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Pobeda Airline Plans to Open Flights to Barnaul
25.02.2018 23:22
Pobeda Airline Plans to Open Flights to Barnaul
(Source: http://mebelmag1.ru/regions/barnaul)

Pobeda airline plans to open flights to Barnaul, which follows from the materials of the site of the state procurement.

      A representative of Pobeda airline confirmed a plan to open a new direction, specifying that the flights will be carried out from Moscow in the summer schedule.

      
As reported, in the summer season of 2018, "Pobeda" plans to serve about 80 directions, which is almost 40% more than last summer. The flight map from Moscow will grow by 42%, to 44 destinations, from St. Petersburg - more than 2 times, to 15 destinations.

      
Barnaul is the administrative center of Altai Territory (since 1937). It is located in the south of West Siberia at the inflow of River Barnaulka into Ob. It is a large railway and highway junction and a river port. Barnaul is a large industrial, cultural and educational center of Siberia with 9 state universities, 5 theaters, museums, and monuments of architecture of the 18th-20th centuries. The climate is continental, with the average temperature of -19 in January and+19 in July and precipitation of 250 mm per year. The city with the area of 939 sq km has the population of 621 669 people (as of 2012).

      Rich copper deposits were discovered in the Altai mountains, and first local copper-melting plant was built. That was historical situation, preceding founding of Barnaul. In 1730 people of famous manufacturer Demidov chose a place for new larger plant to be the entry of the river Barnaulka. The choice proved to be successful. Plants of those times were highly dependant on water, which moved machines and mechanisms, and wood – all of those was in plenty. However, copper deposit wasn’t next door, but deposits were rarely located near water reservoirs and forests. Copper was not the only Altai’s treasure. When silver was discovered near Mt. Zmeinaya, Altai became the richest silver reservoir of the Russian Empire. In 18th century Altai plants gave 90% of Russian silver, and Barnaul silver-melting plant was deservedly considered to be the largest at Altai. Well, it was not an accident, when Barnaul became one of the largest Siberian cities in a short time. In 1846 the city acquired the coat-of-arms, which displayed a salient white horse and working silver-melting furnace. The 19th century was notable for many famous travelers and scientists, who visited Barnaul: Alexander Humboldt, Carl Friedrich von Ledebour, Alfred Brehm and etc. These people mentioned Barnaul in their travel diaries as the splendid city with high level of culture and education. The city had talented architects, who built many beautiful buildings. It was Barnaul, where I. Polzunov built first ever vapour-atmosphere continuous engine in 1763-1766. Many other eminent engineers and scientists lived in the city. The abolition of serfdom, depletion of natural resources and failure of plant management to work under new conditions led to collapse of mining and shutdown on the Barnaul plant in 1893. City life froze, but not for long. Barnaul quickly reoriented and became a large trading centre. Citizens exported butter to Europe and Scandinavia. Handy Barnaul dwellers sold coats and felt boots, which were famous for their quality.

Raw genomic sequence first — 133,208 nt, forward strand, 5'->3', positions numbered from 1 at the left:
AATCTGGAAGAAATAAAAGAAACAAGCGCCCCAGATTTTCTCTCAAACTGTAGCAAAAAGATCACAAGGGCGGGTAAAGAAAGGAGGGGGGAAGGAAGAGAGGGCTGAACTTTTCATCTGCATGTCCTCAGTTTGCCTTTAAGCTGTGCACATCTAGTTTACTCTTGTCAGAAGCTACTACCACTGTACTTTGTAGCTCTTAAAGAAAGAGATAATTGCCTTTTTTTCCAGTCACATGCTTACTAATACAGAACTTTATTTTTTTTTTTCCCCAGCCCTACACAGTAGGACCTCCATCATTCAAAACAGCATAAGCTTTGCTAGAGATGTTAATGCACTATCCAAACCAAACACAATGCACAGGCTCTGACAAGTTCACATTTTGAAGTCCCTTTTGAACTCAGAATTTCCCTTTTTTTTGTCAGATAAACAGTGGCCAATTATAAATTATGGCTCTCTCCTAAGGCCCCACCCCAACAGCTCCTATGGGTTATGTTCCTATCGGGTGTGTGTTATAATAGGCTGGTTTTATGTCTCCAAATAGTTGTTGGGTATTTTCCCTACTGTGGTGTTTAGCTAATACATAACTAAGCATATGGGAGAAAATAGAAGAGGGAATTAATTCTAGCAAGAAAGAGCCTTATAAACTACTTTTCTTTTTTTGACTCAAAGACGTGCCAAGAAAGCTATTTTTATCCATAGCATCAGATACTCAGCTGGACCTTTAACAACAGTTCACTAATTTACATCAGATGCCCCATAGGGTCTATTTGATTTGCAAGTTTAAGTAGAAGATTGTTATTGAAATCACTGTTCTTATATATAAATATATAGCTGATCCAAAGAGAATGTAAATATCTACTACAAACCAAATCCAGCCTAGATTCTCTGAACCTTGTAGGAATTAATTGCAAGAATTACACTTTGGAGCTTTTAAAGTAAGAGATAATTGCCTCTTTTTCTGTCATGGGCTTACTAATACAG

On May 2, 1917, the city was almost destroyed by a giant fire. The city recovered very slowly, since October Revolution and civil war didn’t help it. During New Economic Policy (NEP) Barnaul trade started recovering, but soon NEP ended. In 1932 the largest European mélange plant was established in Barnaul. At the same time, the city authorities started massive construction activities – residential areas, kindergartens, schools, medical institutions, hotels cinemas, etc were built. However, thirties of the twentieth century were times of not only creation. Sixteen Orthodox churches (all churches in the city), as well as a mosque, a synagogue and a Lutheran church, were demolished by communists. During the Great Patriotic War, Barnaul hosted several important industrial enterprises from Moscow, St. Petersburg and other cities, occupied by fascists. After the war ended, the city met rapidly developing chemical industry. City dwellers started moving from wooden huts to new 5-storey houses.


      

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Sources: http://tourism.interfax.ru 

Author: Anna Dorozhkina

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